Snow, ice and freezing rain are pretty much a given in New Jersey. Now that temperatures are dropping, darkness falls earlier and precipitation is always a concern, which is why the construction workers of New Jersey need to be aware of the injury risks they face when on a work site. Being forced to work during inclement weather can lead to falls, which is one of the industry’s biggest hazards. [Read more…]
The holidays are generally a fun time for employees in workplaces across New Jersey. As previously discussed, there are several risks that employers and employees should know when preparing and throwing holiday parties.
Drivers and pedestrians on the road will need to be on high alert this holiday season because statistics demonstrate that Autumn – particularly in the afternoon and evening – is a high-risk time to be on the road. According to the Insurance Insitute for Highway Safety, one-third of all crash deaths in the U.S. occurred between 3 p.m. and 9 p.m. in 2016. In the same year, 9,843 motor vehicle deaths involved a drunk driver between October and December – that’s 27% of the whole year, and New Jersey’s statistics are in line with the national averages. In fact, Mothers Against Drunk Driving (MADD) ranked New Jersey eighth-highest in DWI casualty rates in the U.S. with 137 in 2016. [Read more…]
Safety should always be your number one priority while at work. The Fall and pre-holiday season is particularly dangerous. This is the time of year when companies, schools, and government offices are preparing for holiday parties. Employees like you may be asked to pitch in and help decorate and coordinate in some way. This might include:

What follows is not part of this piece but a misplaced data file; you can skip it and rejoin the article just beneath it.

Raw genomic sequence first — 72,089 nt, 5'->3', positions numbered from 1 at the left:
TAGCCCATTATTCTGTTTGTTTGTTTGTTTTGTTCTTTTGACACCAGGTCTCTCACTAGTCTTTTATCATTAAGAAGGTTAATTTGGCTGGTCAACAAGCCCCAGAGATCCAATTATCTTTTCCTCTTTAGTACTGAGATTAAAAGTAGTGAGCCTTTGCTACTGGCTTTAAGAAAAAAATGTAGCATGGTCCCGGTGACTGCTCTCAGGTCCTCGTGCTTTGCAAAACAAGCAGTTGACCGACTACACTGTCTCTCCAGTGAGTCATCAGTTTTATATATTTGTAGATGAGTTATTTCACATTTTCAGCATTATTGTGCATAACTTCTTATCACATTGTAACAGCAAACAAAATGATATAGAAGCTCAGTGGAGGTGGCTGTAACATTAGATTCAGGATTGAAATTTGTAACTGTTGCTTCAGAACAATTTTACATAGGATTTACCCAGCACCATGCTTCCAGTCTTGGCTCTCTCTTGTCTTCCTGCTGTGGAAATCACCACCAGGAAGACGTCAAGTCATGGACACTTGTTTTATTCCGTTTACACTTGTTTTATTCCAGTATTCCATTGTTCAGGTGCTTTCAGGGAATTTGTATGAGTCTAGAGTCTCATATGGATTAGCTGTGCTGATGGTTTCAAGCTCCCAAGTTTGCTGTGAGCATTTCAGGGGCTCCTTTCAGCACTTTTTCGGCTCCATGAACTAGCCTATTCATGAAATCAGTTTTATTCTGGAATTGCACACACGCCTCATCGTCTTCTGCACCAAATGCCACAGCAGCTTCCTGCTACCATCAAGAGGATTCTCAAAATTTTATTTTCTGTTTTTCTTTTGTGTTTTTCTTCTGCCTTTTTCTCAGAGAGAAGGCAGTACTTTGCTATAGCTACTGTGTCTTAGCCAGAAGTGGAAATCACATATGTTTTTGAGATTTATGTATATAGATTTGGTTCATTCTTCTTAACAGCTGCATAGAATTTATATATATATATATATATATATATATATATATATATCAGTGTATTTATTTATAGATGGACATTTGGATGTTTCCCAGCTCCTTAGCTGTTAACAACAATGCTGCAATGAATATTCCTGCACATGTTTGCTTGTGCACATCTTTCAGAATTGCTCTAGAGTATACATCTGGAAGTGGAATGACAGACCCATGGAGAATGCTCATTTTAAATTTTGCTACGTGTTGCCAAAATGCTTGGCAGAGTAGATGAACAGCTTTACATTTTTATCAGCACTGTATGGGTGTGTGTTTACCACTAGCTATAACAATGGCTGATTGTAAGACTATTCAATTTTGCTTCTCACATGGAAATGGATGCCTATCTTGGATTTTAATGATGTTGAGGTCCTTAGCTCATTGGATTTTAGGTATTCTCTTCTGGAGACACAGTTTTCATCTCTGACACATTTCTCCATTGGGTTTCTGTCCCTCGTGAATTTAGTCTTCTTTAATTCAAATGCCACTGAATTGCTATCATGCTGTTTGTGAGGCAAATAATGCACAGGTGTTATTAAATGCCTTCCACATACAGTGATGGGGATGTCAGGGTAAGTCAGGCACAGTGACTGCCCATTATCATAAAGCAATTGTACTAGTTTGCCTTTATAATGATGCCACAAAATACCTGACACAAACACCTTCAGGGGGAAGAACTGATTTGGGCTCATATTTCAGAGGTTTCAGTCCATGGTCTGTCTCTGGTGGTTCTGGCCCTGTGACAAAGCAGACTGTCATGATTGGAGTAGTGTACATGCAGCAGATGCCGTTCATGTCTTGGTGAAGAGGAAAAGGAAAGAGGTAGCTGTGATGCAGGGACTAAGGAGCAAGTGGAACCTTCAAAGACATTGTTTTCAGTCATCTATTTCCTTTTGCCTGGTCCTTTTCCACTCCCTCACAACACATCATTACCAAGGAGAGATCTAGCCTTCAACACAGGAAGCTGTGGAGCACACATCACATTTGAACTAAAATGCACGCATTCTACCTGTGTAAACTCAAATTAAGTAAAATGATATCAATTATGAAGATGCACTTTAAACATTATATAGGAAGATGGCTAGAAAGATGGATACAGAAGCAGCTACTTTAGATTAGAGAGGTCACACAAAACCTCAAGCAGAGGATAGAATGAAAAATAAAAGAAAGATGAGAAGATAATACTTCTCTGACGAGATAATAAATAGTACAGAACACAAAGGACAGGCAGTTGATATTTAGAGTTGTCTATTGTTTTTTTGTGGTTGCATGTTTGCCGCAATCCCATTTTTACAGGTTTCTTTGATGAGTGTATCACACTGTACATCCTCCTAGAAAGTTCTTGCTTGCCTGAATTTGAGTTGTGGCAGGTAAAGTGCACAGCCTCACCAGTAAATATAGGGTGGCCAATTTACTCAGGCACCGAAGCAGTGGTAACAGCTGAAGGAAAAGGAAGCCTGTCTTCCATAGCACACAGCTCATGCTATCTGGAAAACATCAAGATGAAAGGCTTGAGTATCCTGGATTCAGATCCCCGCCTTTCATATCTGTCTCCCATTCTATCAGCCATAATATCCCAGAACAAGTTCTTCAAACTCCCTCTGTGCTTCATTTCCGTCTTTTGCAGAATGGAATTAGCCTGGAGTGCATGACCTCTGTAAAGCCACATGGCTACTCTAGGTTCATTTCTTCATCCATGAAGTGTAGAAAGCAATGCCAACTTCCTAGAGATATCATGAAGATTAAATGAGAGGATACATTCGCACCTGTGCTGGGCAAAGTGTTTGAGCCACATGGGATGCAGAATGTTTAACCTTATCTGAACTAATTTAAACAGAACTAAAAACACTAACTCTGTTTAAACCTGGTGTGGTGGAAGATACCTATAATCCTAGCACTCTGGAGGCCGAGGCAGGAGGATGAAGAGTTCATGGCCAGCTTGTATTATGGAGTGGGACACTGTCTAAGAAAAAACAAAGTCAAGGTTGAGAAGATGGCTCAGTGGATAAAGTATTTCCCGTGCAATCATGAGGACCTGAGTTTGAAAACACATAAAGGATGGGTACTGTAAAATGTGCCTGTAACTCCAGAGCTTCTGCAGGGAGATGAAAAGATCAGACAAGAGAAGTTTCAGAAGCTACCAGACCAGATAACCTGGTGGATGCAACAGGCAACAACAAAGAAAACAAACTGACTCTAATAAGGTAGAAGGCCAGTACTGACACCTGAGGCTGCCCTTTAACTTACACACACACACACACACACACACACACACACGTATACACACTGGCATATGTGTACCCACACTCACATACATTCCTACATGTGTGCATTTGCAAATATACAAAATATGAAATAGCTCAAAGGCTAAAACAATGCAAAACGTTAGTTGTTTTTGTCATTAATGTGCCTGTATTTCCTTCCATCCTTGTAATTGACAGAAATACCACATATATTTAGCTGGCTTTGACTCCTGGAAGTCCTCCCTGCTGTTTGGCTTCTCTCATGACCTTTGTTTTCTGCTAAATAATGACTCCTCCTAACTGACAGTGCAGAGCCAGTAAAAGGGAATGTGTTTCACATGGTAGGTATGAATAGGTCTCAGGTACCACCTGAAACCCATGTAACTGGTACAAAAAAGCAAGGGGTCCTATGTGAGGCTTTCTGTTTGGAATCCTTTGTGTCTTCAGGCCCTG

- Hanging banners and streamers.
- Preparing and serving food.
- Supplying games, entertainment, and music.
- Shopping for the company or attending events.
We’ve discussed the dangers of distracted driving in New Jersey. And to compound that risk is the newly released information that collisions with deer and other wildlife (like elk, moose or caribou) continue to be high on a national level. The Fall, especially October through December, is a high-risk time for collisions due to deer mating season.
Two major insurance companies recently released noteworthy data about collisions with wildlife.
How many times have you seen a car zip by you while the driver is clearly looking down at a mobile device instead of the road? Or a driver who runs a red light while taking a big gulp of a coffee? Or a car packed with people blasting music and unable to hear emergency sirens?
New Jersey is the most densely populated state in the country, and distracted driving is rightfully on everyone’s minds. The National Highway Traffic and Safety Administration (NHTSA) defines distracted driving as:
“…any activity that diverts attention from driving, including talking or texting on your phone, eating and drinking, talking to people in your vehicle, fiddling with the stereo, entertainment or navigation system—anything that takes your attention away from the task of safe driving.”
School is in session across the country. That means more drivers and pedestrians of all ages are on the road and on the sidewalks. With more students, parents and commuters out and about, there can be an increase of fatal pedestrian accidents in New Jersey.